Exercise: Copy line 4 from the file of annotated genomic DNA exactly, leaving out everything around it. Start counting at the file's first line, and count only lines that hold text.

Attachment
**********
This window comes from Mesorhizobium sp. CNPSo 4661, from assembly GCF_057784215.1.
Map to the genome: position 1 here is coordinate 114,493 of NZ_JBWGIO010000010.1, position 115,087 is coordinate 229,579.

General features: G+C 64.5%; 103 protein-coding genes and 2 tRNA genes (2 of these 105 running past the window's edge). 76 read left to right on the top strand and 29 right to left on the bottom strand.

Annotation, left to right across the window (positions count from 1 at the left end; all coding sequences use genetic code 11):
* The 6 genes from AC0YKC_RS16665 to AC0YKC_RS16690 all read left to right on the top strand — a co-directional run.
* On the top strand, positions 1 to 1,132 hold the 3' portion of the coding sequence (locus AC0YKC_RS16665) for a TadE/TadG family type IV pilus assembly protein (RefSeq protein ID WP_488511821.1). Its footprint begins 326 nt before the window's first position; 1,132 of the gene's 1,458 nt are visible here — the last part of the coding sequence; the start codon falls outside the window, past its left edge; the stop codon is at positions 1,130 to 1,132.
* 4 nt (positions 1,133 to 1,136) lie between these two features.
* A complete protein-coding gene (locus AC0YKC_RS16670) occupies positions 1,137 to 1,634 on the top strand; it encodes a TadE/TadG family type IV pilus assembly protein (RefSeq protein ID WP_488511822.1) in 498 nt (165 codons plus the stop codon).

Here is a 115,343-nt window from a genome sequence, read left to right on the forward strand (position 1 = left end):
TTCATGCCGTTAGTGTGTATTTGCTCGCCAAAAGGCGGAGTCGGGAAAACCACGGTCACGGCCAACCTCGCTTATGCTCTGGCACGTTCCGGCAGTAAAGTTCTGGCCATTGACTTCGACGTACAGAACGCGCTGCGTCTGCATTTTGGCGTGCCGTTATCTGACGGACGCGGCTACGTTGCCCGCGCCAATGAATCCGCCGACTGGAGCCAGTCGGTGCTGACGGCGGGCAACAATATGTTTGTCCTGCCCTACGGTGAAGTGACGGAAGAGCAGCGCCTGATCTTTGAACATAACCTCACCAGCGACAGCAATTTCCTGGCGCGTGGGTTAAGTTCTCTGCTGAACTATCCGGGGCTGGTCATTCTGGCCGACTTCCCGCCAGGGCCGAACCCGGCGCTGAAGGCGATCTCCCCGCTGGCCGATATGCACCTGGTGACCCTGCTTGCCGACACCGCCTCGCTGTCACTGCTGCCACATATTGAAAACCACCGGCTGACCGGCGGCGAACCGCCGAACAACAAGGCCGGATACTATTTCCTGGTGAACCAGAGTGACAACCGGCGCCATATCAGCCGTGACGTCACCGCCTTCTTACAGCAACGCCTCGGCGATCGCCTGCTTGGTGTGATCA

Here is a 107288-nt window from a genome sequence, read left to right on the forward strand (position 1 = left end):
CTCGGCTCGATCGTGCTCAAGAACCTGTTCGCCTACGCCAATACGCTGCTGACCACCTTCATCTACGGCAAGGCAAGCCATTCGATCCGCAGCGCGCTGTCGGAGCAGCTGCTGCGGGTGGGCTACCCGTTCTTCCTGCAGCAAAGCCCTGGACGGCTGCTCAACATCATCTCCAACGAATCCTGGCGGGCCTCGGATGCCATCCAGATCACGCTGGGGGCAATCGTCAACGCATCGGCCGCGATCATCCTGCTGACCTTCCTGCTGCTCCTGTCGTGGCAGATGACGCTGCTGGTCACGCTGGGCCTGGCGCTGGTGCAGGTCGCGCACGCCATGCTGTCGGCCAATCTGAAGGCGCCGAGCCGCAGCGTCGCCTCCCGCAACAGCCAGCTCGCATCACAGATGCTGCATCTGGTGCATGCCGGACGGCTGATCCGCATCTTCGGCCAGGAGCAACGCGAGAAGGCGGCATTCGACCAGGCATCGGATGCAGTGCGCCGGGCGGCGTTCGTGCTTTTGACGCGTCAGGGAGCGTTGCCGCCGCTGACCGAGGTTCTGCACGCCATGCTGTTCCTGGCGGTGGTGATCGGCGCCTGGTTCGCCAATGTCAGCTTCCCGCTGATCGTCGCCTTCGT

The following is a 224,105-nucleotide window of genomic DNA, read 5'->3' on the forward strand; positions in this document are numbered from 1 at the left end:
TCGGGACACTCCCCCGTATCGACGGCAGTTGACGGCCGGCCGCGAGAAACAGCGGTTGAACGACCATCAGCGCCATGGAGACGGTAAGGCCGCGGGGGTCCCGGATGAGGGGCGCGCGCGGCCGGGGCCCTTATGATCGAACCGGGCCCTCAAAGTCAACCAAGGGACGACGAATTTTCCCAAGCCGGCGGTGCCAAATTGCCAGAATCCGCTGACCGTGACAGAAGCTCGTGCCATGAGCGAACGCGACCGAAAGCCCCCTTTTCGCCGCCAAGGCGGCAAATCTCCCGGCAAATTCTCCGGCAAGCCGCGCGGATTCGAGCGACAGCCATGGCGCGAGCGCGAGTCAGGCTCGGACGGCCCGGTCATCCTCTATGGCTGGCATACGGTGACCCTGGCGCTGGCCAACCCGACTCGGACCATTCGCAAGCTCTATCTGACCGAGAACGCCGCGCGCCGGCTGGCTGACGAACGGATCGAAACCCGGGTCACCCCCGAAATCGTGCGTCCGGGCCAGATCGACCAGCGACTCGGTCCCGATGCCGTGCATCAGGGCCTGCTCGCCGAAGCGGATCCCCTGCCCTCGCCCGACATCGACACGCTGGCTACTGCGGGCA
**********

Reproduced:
Annotation, left to right across the window (positions count from 1 at the left end; all coding sequences use genetic code 11):